My strawberry canning was a great success as just a day ago, I’d opened up a recent jar from the shelf and slathering it on toast for my precious child. When reading over the Bell instructions on canning fruits, it notes that berries and tomatoes weren’t at risk for botulism due to their high acidity. Cool. Add the sugar, boil them in their water bath and ensure the middle part of the lid isn’t poppable. The instructions added that low acidity foods, like meats and beans, need a pressure cooker.
Remembering my grandmother’s tomato canning days, I don’t remember a pressure cooker.
What could go wrong with making health choices based on childhood memories and a fictional surgeon’s internal musings on botulism risks in the eighteenth century? If you happen to be someone who thinks it’s perfectly normal to base your canning process from a scene in a novel, well, let’s just say I think we will be friends.
HOW TO NOT KILL YOUR FRIENDS AND FAMILY
When you look at canning recipes from reputable sources (I did), they remind you that a boiling water bath works for high acidity foods like berries and tomatoes. With this knowledge, I brought in a bushel of tomatoes (no idea if this is an exact bushel-full, I’m not terribly keen on exact measurements) and started my September canning day.
Instead of just canning the tomatoes like my grandmother, I thought it would be terribly clever of me to make a large batch of tomato sauce and can that instead. So I did.
And I was so proud of myself. I’d set aside four large jars for this winter. I vaguely remember Barbara Kingsolver doing the same thing in her Animal, Vegetable, Miracle book. She had shelves built to store her canned goods. Authors know so much, right?
Before I went to bed, I dove a bit into the ‘canning lifestyle’ a deep online web that shares homesteading, farming, hobby gardening…I went all in and read and read, feeling like I was one with this new community that included people like Barbara Kingsolver, Martha Stewart and this guy.
But then came the warnings. Like
- Garlic has Low Acidity
- Olive Oil has VERY low acidity
- ONLY Used TESTED Canning Recipes
- Botulism KILLS
Whoa…wait, it kills? I just thought it was a nasty stomach bacterium that would have you wrapped around your toilet for 24 hours. My mind raced to:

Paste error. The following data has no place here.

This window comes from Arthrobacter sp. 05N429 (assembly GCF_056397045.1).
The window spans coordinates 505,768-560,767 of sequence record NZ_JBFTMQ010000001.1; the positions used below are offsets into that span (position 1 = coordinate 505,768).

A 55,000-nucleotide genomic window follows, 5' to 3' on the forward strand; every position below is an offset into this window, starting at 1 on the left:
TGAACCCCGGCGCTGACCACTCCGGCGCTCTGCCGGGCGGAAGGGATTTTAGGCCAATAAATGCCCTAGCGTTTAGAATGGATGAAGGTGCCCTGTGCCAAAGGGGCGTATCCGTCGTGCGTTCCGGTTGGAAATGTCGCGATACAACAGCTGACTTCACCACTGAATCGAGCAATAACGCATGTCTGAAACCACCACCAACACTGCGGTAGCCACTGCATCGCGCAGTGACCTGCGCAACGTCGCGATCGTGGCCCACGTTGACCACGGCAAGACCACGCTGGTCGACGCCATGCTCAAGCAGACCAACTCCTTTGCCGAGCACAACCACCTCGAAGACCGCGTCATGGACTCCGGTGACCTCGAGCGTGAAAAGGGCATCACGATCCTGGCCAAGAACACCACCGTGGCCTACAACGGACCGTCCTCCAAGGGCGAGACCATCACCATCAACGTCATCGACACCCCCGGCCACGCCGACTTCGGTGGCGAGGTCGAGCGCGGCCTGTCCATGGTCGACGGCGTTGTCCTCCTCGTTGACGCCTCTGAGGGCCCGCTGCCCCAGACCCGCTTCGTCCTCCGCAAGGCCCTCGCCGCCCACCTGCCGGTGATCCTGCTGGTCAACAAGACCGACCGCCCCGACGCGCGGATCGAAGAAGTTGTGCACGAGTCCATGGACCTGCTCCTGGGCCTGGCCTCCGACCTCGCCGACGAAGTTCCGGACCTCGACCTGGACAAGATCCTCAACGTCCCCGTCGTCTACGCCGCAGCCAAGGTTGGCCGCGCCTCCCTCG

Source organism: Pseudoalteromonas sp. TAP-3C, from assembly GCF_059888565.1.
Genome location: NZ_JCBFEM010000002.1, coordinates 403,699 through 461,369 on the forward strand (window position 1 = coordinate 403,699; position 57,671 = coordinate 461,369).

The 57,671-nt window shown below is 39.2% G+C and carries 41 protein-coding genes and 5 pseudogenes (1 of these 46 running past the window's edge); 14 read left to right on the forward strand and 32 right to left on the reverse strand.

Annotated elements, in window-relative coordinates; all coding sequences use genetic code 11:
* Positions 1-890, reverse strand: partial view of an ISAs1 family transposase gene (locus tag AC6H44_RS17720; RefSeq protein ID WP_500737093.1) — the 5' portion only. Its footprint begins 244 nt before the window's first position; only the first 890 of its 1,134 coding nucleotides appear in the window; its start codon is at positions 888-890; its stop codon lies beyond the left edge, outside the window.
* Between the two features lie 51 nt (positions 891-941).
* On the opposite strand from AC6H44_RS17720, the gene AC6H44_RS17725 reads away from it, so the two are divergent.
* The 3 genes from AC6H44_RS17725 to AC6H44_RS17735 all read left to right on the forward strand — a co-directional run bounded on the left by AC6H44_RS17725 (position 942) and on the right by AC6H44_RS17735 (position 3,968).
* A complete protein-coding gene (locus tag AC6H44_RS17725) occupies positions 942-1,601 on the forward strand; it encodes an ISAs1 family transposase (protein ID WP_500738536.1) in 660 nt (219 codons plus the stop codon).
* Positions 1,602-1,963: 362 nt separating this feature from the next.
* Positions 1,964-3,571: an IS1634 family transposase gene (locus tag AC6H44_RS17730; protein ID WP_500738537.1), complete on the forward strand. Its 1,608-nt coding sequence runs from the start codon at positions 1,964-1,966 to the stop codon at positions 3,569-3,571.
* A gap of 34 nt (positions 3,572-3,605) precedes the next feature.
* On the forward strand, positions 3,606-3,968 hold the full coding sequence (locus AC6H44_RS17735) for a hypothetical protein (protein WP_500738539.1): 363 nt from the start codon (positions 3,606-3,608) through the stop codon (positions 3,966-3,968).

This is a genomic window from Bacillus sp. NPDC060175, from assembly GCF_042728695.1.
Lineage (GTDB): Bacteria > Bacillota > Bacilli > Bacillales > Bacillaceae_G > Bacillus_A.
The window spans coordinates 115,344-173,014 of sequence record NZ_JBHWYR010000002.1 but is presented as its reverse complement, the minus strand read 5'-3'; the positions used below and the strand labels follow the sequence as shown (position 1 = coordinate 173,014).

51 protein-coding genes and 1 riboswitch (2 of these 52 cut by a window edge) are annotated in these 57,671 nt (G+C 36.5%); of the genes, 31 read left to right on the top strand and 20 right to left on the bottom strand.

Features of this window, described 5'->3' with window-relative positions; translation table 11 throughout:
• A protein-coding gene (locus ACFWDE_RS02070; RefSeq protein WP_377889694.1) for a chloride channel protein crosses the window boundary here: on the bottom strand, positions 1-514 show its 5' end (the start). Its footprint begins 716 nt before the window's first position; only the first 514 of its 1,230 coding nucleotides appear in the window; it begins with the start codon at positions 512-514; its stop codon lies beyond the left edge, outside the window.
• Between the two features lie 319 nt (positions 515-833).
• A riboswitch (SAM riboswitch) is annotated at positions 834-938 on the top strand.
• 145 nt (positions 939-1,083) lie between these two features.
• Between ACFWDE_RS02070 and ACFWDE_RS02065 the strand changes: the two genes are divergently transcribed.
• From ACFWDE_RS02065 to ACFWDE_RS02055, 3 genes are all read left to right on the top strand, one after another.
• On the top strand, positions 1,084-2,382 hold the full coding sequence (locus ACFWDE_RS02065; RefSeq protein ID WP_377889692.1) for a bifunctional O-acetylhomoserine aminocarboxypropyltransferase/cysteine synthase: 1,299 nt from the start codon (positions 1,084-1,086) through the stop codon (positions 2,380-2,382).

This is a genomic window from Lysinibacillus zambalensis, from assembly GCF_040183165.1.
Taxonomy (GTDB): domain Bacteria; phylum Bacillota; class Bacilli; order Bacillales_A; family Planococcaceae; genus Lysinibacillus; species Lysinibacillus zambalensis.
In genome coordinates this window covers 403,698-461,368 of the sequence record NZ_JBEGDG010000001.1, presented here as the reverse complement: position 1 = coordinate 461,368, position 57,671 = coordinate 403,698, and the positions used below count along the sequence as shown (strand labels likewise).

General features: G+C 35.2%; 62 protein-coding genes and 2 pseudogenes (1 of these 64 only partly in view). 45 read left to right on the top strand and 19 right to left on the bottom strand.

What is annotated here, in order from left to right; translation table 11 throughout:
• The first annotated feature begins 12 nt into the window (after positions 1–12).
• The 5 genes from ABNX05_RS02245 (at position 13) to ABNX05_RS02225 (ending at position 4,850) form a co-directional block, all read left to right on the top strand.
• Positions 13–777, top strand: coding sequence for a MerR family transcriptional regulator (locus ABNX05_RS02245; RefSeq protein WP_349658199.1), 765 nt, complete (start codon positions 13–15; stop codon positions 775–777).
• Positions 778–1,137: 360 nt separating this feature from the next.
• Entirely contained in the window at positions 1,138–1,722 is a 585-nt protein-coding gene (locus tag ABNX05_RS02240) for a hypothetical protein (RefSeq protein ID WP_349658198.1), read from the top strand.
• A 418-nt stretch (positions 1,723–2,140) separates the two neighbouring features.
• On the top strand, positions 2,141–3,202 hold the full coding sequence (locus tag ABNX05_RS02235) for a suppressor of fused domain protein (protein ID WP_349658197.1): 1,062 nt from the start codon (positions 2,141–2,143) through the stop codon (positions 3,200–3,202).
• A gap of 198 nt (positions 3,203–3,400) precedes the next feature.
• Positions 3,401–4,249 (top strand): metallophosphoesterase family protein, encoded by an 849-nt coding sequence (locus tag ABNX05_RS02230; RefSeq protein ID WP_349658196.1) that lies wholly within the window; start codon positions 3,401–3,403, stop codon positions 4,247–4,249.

1. That sauce has a lot of garlic
2. I abuse olive oil
3. Like most cooking sauces, I totally made this one up on the fly with whatever ingredients I had on hand
4. I’ll be a murderer (murderess?) soon (sing it to this song and it’s even creepier)
As midnight approached, I was accessing FoodandDrug.gov and university extension sites across the country. I started downloading research articles from scientific journals. One university science professor said, “when in doubt, throw it out.” My over exhausted brain was racing and after I finally shut down the dark web of paranoia, I went upstairs and fell asleep exhausted.
Jolted awake only minutes later, I knew I’d been having a nightmare of my family spurting blood or falling off cliffs or other horrid imaginings and knew it would be me who did it in the kitchen, with a Kerr jar. Then, I remembered Jane Smiley. She’s got a bit of an evil streak in her. Remember Ginny (aka Goneril) from A Thousand Acres who tried to poison her sister Rose (Regan) with canned sausages? That conjurer Smiley summoned me when she wrote in Regan’s character.
I’d have to throw the whole lot out. My head settled some and I fell into black sleep.
But, then, next morning, after some coffee and before I threw out my canned sauces, I came across one of the CDC articles I’d found.
Botulism thrives in airless, low-acid environments. So, if the heat from bath canning won’t kill it in an air-tight jar, the heat from a 10-minute boil on the stovetop would kill any spores that bubbled to the air surface.
With just one cup of caffeine, I saved my family.